# Why is it that you can not define the $m_j$ without the presence of an external $B$-field but you can define $m_l$ and $m_s$?

So based on my understand $$m_l,m_s$$ and $$m_j$$ represent the projection of $$L,S$$ and $$J$$ angular momentum vectors to the Z axis. In a lecture my professor said that it that you can not define the $$m_j$$ quantum number when there is no external magnetic field to define the Z axis since it makes no sense to talk about projections to the Z axis without any Z axis defined. But if this is true, why can we say an electron is in say the $$n=2 ,l=1, m_l=0$$ state? We appear to still be able to talk about $$m_l$$ and $$m_s$$ without any external $$B$$ field but not $$m_j$$?

• Can you please give some context as we were not present in the same lecture as you were. – Sam Jan 10 at 15:15
• It was used in the context of the questions "For the hydrogen atom, and taking into account the fine structure, how many transitions are allowed from $n = 4$ directly into the ground state". He then began to list the quantum numbers of the relevant states and said we wont use $m_j$ since no Z axis is defined. – Vishal Jain Jan 10 at 15:30

A magnetic moment $$\vec \mu \propto g_l \vec L + g_s \vec S$$ in a B field possesses the energy $$E=-\vec \mu \cdot \vec B$$. Thus, if the B field vanishes, $$B=0T$$, the energy levels of the states $$|l, m_l; s, m_s\rangle$$ are degenerated. Furthermore, since electrons with the same energy are indistinguishable, we are unable to tell which of the six $$|l=1; s=1/2\rangle$$ electrons is in which $$|m_l, m_s\rangle$$ state. Therefore, it does not make sense to say an electron is in particular $$m_l$$ or $$m_s$$ state, if $$B=0T$$.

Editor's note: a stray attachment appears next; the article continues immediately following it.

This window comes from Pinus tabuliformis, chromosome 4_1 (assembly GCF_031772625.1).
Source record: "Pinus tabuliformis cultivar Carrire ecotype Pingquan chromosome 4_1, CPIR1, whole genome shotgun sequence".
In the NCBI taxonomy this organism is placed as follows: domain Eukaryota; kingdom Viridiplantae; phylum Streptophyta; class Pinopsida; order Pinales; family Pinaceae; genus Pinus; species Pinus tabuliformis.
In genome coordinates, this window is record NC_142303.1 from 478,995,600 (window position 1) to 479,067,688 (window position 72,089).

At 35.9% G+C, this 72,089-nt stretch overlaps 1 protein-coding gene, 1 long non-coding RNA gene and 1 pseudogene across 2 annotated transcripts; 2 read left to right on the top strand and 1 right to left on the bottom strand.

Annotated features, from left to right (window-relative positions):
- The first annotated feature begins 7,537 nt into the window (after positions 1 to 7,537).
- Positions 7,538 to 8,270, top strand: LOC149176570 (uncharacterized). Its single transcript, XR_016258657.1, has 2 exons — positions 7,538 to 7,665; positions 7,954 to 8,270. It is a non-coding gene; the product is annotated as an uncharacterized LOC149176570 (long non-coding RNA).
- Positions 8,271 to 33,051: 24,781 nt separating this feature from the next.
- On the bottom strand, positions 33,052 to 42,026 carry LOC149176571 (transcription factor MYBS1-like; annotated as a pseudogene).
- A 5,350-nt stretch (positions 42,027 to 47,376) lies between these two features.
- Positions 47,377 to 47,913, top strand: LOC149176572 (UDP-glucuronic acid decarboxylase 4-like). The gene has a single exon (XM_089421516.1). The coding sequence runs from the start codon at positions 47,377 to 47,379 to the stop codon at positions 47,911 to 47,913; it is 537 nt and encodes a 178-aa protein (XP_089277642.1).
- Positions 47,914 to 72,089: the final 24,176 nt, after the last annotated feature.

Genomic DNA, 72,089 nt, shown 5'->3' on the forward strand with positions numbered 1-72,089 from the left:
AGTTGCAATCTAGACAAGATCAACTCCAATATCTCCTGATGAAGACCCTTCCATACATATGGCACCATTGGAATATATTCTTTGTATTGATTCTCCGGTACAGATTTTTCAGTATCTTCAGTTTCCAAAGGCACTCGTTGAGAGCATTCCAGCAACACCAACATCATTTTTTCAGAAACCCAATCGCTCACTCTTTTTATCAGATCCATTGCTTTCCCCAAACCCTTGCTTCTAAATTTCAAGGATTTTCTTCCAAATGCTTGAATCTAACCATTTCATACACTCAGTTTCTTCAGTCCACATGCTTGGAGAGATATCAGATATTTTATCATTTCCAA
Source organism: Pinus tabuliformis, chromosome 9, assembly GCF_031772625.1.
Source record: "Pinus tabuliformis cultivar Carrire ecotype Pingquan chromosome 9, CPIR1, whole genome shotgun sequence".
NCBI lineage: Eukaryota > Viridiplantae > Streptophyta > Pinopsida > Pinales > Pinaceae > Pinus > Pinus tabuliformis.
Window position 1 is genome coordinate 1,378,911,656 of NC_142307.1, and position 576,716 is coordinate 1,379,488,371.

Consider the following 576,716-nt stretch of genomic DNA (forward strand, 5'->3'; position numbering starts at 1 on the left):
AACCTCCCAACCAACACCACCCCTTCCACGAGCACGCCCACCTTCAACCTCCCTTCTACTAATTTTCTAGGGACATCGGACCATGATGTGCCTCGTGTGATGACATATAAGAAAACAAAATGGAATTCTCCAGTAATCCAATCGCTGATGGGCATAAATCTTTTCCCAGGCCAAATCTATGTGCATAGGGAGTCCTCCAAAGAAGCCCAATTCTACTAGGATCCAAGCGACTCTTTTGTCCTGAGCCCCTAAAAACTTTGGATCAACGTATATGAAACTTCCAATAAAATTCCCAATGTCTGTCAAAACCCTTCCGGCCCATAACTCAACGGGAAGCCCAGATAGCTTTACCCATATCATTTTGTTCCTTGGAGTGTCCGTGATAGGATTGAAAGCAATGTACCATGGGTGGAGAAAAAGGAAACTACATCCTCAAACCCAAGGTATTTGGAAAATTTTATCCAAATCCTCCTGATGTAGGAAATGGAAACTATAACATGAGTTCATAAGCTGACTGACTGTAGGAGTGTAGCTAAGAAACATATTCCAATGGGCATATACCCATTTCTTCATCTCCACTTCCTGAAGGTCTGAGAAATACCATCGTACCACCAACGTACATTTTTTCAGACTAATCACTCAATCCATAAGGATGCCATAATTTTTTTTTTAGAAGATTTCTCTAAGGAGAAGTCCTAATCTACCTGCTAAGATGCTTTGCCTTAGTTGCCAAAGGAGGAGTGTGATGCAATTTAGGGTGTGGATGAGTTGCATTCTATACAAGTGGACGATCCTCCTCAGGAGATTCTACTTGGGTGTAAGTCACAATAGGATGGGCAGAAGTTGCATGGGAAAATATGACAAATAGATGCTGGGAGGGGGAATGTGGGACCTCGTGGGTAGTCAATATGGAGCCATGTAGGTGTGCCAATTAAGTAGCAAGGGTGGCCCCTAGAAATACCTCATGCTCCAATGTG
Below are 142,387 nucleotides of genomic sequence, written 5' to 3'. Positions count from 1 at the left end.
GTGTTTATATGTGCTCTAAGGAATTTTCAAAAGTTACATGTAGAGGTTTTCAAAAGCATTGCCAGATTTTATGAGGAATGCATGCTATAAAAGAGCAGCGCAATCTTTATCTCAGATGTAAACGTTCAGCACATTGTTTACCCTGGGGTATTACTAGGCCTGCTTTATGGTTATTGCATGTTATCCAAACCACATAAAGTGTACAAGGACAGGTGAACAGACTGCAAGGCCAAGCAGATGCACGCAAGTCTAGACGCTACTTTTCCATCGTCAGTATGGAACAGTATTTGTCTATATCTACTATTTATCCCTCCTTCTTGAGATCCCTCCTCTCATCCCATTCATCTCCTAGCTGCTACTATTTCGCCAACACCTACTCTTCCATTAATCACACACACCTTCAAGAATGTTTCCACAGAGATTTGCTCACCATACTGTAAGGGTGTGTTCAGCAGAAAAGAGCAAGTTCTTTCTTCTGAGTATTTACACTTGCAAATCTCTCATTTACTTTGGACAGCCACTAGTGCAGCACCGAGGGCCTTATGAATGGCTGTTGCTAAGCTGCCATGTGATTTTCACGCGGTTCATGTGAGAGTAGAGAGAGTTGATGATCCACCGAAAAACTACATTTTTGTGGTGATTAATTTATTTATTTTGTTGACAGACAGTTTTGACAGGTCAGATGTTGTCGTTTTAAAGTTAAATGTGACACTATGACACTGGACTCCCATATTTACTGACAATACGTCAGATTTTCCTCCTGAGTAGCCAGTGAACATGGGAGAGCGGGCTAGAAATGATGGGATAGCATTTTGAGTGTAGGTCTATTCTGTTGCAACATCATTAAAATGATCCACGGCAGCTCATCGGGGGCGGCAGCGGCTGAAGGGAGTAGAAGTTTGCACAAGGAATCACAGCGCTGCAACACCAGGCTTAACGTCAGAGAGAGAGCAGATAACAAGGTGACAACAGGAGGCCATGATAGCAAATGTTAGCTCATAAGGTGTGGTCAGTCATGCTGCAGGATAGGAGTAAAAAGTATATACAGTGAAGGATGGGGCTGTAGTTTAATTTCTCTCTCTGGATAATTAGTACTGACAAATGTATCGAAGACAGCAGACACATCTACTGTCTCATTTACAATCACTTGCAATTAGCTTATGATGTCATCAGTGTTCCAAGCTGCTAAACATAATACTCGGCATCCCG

If we include the fine structure of the atom, we add a term to the Hamiltonian which is proportional to $$\vec L \cdot \vec S$$. However, by using the definition of the total angular momentum $$J$$ we obtain \begin{align} \vec J^2 &= (\vec L + \vec S)^2 \\ &= \vec L^2 + \vec S^2 + 2 \vec L \cdot \vec S \\ \Rightarrow \vec L \cdot \vec S &= \frac{1}{2} \left[ \vec J^2 - (\vec L^2 + \vec S^2) \right] \end{align} I'm not sure whether the $$g$$ factors have to be included in the definition. However, they are only constants and therefore do not change the principle of the calculation.
The key to the fine structure energy levels is the above relationship and using the coupled basis vectors $$|l, s; j, m_j\rangle$$. Using this basis the calculation of the energy levels for the operator $$\vec L \cdot \vec S$$ becomes simple, because they are eigenstates. The operator $$\vec J^2$$ has the eigenvalue $$\hbar^2 \, J(J+1)$$, and analog for $$\vec L^2$$ and $$\vec S^2$$. Thus, again states possessing different magnetic moments still have the same energy.